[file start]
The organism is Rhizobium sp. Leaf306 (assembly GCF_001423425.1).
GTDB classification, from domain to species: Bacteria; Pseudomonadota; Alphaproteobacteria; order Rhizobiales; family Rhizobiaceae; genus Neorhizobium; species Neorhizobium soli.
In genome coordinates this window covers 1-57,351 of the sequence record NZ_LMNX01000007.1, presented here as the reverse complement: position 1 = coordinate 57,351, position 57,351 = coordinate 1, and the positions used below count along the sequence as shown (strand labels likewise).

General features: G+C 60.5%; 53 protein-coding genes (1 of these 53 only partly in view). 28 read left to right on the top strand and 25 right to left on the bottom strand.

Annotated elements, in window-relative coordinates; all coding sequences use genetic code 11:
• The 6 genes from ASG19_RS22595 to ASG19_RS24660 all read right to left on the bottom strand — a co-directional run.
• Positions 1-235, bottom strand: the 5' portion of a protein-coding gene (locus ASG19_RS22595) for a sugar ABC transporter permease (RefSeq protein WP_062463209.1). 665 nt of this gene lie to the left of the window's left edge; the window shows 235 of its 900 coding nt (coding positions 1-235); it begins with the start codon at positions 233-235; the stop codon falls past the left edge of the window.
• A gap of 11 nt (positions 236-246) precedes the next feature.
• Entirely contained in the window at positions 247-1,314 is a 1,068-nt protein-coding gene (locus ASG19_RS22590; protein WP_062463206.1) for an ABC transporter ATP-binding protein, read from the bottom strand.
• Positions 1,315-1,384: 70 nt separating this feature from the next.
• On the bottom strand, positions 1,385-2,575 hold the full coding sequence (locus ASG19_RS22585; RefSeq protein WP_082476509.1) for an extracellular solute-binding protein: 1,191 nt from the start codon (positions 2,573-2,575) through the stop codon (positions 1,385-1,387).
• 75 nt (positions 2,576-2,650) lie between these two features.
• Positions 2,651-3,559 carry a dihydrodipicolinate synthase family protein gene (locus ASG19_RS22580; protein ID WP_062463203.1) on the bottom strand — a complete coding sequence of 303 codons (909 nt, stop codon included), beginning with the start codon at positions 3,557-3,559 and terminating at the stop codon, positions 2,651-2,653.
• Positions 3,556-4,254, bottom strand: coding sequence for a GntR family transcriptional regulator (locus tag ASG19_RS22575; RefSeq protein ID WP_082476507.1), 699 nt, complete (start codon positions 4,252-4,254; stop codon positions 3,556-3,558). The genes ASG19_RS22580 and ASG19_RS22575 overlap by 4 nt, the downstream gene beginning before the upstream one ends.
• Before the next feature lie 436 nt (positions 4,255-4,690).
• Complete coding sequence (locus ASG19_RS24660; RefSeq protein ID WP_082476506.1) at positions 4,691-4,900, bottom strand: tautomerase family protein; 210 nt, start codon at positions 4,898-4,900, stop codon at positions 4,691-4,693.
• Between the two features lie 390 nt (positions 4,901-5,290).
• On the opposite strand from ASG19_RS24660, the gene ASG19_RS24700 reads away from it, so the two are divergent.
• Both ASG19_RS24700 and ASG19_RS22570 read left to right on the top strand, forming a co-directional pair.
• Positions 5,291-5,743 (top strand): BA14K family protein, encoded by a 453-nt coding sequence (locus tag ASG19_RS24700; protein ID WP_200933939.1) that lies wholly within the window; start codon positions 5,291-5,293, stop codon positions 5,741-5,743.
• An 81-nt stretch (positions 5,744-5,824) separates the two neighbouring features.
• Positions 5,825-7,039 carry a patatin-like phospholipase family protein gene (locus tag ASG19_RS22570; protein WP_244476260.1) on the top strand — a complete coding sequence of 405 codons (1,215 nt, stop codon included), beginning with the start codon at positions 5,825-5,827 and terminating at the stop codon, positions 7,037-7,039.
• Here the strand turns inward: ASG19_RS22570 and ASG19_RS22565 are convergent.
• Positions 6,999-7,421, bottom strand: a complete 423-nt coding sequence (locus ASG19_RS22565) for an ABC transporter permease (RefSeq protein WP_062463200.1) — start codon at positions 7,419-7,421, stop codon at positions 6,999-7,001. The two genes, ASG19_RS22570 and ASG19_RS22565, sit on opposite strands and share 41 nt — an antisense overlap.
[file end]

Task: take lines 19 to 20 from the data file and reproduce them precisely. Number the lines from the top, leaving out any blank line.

• Both ASG19_RS24700 and ASG19_RS22570 read left to right on the top strand, forming a co-directional pair.
• Positions 5,291-5,743 (top strand): BA14K family protein, encoded by a 453-nt coding sequence (locus tag ASG19_RS24700; protein ID WP_200933939.1) that lies wholly within the window; start codon positions 5,291-5,293, stop codon positions 5,741-5,743.